Secretary of Defense Nominee Hagel Calls for Growth in Bilateral Defense Ties
WASHINGTON—In response to a direct inquiry by Senate Armed Services Committee Chairman Carl Levin (D-Mich.), President Obama’s nominee to serve as secretary of defense, former Senator Chuck Hagel, called for the expansion of U.S.-Armenia defense relations, reported the Armenian National Committee of America (ANCA).
“We would like to thank Chairman Levin for drawing attention, during this especially closely watched Senate confirmation process, to the importance of growth in the U.S.-Armenia defense relationship,” said ANCA Executive Director Aram Hamparian. “We share Senator Hagel’s view that there is much room for the development of these ties, and look forward, should he be confirmed, to engaging with the Department of Defense on this matter.”
In response to a written inquiry by Levin, Senator explained, “The U.S.-Armenia defense relationship is sound. As with all relationships, there is room to grow and areas where we can strengthen our cooperation and partnership.”
He went on to note that, if confirmed, “I would continue to engage Armenian leaders to strengthen existing areas of engagement and identify new areas of cooperation that support Armenia’s defense reforms, especially its peacekeeping brigade, and continue its ability to deploy in coalition operations.”
In the days leading up to the Hagel confirmation hearing, ANCA activists across the U.S., including those in Levin’s state of Michigan, urged their legislators to engage the nominee on a range of issues of concern to the Armenian-American community. Of special concern were statements by Hagel opposing official U.S. affirmation of the Armenian Genocide. “What happened in 1915 happened in 1915. As one United States Senator, I think the better way to deal with this is to leave it open to historians and others to decide what happened and why,” then-Senator Hagel told a group of Armenian reporters during a trip to Armenia in 2005. “The fact is that this region needs to move forward,” he added. “We need to find a lasting, just peace between Turkey and Armenia and the other nations of this region. I am not sure that by going back and dealing with that in some way that causes one side or the other to be put in difficult spot, helps move the peace process forward.”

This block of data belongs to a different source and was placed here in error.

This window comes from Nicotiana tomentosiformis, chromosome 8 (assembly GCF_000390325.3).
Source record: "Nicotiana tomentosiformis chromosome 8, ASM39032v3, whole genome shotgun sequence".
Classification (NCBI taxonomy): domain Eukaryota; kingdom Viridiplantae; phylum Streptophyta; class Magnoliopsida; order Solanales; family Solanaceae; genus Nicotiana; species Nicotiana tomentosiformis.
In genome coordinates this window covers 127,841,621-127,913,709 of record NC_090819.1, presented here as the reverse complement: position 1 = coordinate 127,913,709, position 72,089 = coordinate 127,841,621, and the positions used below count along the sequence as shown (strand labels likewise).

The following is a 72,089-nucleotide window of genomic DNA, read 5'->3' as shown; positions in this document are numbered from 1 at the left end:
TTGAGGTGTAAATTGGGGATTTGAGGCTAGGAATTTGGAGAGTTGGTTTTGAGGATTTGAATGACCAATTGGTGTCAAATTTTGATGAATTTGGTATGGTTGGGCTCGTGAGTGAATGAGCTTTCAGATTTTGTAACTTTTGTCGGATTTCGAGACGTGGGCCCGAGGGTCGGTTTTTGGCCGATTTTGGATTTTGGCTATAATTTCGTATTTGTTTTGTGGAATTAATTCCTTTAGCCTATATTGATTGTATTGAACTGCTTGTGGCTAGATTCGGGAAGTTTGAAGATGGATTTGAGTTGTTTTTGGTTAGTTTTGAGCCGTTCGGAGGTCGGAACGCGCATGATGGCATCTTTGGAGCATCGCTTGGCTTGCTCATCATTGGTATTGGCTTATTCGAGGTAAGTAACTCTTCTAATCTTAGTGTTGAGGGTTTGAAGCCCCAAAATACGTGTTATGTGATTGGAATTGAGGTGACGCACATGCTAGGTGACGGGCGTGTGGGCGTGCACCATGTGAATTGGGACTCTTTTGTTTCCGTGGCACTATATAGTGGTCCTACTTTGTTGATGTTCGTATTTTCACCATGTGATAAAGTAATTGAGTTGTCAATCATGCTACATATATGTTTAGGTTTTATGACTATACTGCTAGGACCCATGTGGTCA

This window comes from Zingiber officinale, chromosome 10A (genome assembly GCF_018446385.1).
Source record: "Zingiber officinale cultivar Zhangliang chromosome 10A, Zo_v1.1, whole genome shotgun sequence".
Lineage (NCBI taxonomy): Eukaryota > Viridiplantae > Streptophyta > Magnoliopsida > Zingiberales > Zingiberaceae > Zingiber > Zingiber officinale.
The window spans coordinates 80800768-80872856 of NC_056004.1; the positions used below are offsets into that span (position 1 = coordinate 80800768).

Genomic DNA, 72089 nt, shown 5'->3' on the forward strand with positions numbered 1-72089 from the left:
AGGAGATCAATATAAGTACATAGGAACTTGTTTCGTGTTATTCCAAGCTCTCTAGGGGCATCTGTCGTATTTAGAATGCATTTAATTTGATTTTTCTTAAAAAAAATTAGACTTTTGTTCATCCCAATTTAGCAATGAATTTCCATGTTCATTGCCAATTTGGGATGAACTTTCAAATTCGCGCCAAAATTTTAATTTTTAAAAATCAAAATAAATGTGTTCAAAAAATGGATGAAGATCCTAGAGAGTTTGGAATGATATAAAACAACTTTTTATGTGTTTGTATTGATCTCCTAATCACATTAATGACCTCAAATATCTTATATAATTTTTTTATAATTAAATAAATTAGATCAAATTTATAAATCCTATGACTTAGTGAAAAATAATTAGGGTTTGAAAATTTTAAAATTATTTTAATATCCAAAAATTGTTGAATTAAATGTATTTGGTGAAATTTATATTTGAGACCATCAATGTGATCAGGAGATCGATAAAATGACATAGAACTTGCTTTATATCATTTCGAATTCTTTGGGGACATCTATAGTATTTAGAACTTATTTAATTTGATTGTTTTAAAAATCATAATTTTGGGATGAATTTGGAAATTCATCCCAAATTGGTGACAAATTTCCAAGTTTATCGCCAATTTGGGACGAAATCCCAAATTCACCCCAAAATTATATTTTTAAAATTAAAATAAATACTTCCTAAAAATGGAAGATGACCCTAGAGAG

In December, Hamparian told Commentary magazine that the ANCA objected to the argument that official U.S. recognition of the genocide would hinder peace between Turkey and Armenia. “As much as [Turkish Prime Minister] Erdogan and his allies might like, the ‘lasting, just peace between Turkey and Armenia’ that Chuck Hagel seeks cannot be built on genocide denial. The U.S. and the international community must set an example by condemning the Armenian Genocide—and speaking out against all genocides, wherever and whenever they occur,” he said.
Hagel this week announced his intention to bring Hagel’s nomination for a committee vote on Tues., Feb. 12, opening the door for a full Senate vote later this week.
Levin’s question, and Hagel’s complete response, are provided below.
Chairman Carl Levin: Mr. Hagel, what is your assessment of the U.S.-Armenia defense relationship, and what steps, if any, would you take to strengthen that relationship?
Former Senator Chuck Hagel: The U.S.-Armenia defense relationship is sound. As with all relationships, there is room to grow and areas where we can strengthen our cooperation and partnership. That growth will be based on shared interests and willingness to cooperate, available resources, and capacity to absorb new capabilities and missions. If confirmed, I would continue to engage Armenian leaders to strengthen existing areas of engagement and identify new areas of cooperation that support Armenia’s defense reforms, especially its peacekeeping brigade, and continue its ability to deploy in coalition operations. I would look for the United States to be Armenia’s partner of choice and help Armenia’s defense establishment contribute to regional security and stability.